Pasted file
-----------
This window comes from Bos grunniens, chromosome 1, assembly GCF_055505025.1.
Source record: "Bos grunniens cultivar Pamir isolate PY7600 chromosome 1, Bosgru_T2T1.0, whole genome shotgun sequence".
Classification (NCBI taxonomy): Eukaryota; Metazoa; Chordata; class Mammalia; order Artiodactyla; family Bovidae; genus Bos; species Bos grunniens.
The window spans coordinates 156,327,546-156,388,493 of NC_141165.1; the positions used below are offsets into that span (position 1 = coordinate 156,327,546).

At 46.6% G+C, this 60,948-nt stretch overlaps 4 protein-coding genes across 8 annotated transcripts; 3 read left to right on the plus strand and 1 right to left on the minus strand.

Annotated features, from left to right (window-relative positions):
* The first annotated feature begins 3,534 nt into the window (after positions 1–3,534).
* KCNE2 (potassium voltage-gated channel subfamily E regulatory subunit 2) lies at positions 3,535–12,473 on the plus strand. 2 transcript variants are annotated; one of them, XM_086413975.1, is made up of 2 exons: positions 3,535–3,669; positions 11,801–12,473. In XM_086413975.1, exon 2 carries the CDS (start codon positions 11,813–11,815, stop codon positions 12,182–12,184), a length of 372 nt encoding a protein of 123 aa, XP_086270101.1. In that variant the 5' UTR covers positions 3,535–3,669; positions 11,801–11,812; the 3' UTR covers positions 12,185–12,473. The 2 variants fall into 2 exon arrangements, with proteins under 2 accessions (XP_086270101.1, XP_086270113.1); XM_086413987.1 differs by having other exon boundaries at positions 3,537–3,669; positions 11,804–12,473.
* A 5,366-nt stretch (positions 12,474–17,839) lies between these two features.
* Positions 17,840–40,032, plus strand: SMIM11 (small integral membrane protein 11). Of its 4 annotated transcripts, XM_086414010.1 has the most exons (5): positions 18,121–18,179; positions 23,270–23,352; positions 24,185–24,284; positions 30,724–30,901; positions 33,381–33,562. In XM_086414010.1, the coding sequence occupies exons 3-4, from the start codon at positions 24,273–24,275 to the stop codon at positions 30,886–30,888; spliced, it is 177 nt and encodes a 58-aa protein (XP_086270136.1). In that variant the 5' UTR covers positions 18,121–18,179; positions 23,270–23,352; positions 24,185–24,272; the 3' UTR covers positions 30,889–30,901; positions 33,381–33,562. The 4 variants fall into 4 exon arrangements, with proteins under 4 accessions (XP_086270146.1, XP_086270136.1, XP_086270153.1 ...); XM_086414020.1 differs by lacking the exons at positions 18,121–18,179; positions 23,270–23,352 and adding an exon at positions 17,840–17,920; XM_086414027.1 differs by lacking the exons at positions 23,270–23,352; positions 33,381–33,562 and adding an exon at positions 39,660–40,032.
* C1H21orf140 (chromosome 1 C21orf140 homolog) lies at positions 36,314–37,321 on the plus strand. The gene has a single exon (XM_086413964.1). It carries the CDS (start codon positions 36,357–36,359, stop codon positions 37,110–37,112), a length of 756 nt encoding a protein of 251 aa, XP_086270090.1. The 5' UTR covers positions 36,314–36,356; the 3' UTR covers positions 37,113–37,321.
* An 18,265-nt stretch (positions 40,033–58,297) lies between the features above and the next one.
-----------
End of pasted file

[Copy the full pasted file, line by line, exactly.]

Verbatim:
This window comes from Bos grunniens, chromosome 1, assembly GCF_055505025.1.
Source record: "Bos grunniens cultivar Pamir isolate PY7600 chromosome 1, Bosgru_T2T1.0, whole genome shotgun sequence".
Classification (NCBI taxonomy): Eukaryota; Metazoa; Chordata; class Mammalia; order Artiodactyla; family Bovidae; genus Bos; species Bos grunniens.
The window spans coordinates 156,327,546-156,388,493 of NC_141165.1; the positions used below are offsets into that span (position 1 = coordinate 156,327,546).

At 46.6% G+C, this 60,948-nt stretch overlaps 4 protein-coding genes across 8 annotated transcripts; 3 read left to right on the plus strand and 1 right to left on the minus strand.

Annotated features, from left to right (window-relative positions):
* The first annotated feature begins 3,534 nt into the window (after positions 1–3,534).
* KCNE2 (potassium voltage-gated channel subfamily E regulatory subunit 2) lies at positions 3,535–12,473 on the plus strand. 2 transcript variants are annotated; one of them, XM_086413975.1, is made up of 2 exons: positions 3,535–3,669; positions 11,801–12,473. In XM_086413975.1, exon 2 carries the CDS (start codon positions 11,813–11,815, stop codon positions 12,182–12,184), a length of 372 nt encoding a protein of 123 aa, XP_086270101.1. In that variant the 5' UTR covers positions 3,535–3,669; positions 11,801–11,812; the 3' UTR covers positions 12,185–12,473. The 2 variants fall into 2 exon arrangements, with proteins under 2 accessions (XP_086270101.1, XP_086270113.1); XM_086413987.1 differs by having other exon boundaries at positions 3,537–3,669; positions 11,804–12,473.
* A 5,366-nt stretch (positions 12,474–17,839) lies between these two features.
* Positions 17,840–40,032, plus strand: SMIM11 (small integral membrane protein 11). Of its 4 annotated transcripts, XM_086414010.1 has the most exons (5): positions 18,121–18,179; positions 23,270–23,352; positions 24,185–24,284; positions 30,724–30,901; positions 33,381–33,562. In XM_086414010.1, the coding sequence occupies exons 3-4, from the start codon at positions 24,273–24,275 to the stop codon at positions 30,886–30,888; spliced, it is 177 nt and encodes a 58-aa protein (XP_086270136.1). In that variant the 5' UTR covers positions 18,121–18,179; positions 23,270–23,352; positions 24,185–24,272; the 3' UTR covers positions 30,889–30,901; positions 33,381–33,562. The 4 variants fall into 4 exon arrangements, with proteins under 4 accessions (XP_086270146.1, XP_086270136.1, XP_086270153.1 ...); XM_086414020.1 differs by lacking the exons at positions 18,121–18,179; positions 23,270–23,352 and adding an exon at positions 17,840–17,920; XM_086414027.1 differs by lacking the exons at positions 23,270–23,352; positions 33,381–33,562 and adding an exon at positions 39,660–40,032.
* C1H21orf140 (chromosome 1 C21orf140 homolog) lies at positions 36,314–37,321 on the plus strand. The gene has a single exon (XM_086413964.1). It carries the CDS (start codon positions 36,357–36,359, stop codon positions 37,110–37,112), a length of 756 nt encoding a protein of 251 aa, XP_086270090.1. The 5' UTR covers positions 36,314–36,356; the 3' UTR covers positions 37,113–37,321.
* An 18,265-nt stretch (positions 40,033–58,297) lies between the features above and the next one.